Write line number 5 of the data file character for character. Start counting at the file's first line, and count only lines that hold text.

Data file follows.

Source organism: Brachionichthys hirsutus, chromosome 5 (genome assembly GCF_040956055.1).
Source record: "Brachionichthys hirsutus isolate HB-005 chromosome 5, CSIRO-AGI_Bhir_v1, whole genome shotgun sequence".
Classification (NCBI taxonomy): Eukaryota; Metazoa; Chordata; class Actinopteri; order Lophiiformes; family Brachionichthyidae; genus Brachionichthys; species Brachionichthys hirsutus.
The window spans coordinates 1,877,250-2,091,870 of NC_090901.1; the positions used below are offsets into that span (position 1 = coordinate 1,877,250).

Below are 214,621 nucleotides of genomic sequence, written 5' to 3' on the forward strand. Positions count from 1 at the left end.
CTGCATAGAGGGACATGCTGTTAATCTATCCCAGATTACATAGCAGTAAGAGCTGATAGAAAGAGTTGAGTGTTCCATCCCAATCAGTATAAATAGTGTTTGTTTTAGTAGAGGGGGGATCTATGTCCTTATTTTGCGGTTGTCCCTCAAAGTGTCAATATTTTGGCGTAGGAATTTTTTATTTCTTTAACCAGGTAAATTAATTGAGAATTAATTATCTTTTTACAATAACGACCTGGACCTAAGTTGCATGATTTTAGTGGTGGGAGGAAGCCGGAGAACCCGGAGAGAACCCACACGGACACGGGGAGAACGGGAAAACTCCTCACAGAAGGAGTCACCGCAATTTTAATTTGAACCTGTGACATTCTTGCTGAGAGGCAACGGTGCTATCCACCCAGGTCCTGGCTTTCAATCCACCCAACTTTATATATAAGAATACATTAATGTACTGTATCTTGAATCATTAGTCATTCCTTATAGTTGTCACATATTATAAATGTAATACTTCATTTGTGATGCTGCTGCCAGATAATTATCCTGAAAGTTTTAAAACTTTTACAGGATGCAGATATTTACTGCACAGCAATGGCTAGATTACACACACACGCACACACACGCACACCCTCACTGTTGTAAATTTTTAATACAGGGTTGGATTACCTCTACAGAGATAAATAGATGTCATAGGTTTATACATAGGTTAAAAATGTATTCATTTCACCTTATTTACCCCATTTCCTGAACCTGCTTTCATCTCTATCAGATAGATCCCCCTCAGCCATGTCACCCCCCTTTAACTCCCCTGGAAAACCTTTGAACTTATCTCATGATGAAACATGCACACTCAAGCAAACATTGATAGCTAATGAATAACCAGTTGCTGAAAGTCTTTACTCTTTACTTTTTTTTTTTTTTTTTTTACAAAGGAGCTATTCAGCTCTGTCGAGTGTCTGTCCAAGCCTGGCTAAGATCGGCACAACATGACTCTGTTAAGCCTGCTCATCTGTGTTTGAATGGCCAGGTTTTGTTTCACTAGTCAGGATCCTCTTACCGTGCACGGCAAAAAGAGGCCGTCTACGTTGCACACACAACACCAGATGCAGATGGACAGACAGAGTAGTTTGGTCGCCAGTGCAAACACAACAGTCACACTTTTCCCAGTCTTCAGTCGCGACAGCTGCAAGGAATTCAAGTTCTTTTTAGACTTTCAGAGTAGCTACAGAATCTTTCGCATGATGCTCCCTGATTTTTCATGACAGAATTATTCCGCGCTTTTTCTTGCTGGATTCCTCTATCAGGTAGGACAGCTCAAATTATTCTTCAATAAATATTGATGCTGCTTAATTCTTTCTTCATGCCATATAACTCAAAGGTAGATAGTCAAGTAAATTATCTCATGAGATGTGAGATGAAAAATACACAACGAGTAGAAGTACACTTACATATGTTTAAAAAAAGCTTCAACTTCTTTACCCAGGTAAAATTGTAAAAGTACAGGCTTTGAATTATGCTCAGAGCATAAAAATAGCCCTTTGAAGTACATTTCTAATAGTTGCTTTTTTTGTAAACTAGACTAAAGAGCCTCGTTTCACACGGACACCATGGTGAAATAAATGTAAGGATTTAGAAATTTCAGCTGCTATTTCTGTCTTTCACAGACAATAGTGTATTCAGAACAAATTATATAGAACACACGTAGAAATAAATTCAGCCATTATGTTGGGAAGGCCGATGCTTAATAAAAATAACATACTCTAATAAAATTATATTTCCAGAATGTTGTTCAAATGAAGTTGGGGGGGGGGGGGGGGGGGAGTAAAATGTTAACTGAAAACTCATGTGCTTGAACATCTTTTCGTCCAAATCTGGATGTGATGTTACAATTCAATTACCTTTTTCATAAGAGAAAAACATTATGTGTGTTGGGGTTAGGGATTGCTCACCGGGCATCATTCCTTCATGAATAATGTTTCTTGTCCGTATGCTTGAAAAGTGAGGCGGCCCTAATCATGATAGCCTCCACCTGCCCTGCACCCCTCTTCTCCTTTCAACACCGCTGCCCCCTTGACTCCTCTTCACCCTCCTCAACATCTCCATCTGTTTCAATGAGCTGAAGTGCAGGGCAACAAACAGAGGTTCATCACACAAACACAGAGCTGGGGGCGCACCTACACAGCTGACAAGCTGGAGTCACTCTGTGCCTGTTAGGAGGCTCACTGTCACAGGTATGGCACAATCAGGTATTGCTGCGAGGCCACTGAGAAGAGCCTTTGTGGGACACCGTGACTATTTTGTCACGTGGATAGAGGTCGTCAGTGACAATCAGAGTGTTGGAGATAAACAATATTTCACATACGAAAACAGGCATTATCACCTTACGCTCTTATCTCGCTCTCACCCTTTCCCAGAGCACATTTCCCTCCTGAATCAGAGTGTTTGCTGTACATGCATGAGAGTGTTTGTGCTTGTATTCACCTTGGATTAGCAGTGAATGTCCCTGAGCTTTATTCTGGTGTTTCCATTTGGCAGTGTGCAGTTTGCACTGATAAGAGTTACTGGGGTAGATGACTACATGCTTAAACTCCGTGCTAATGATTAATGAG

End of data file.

Below are 214,621 nucleotides of genomic sequence, written 5' to 3' on the forward strand. Positions count from 1 at the left end.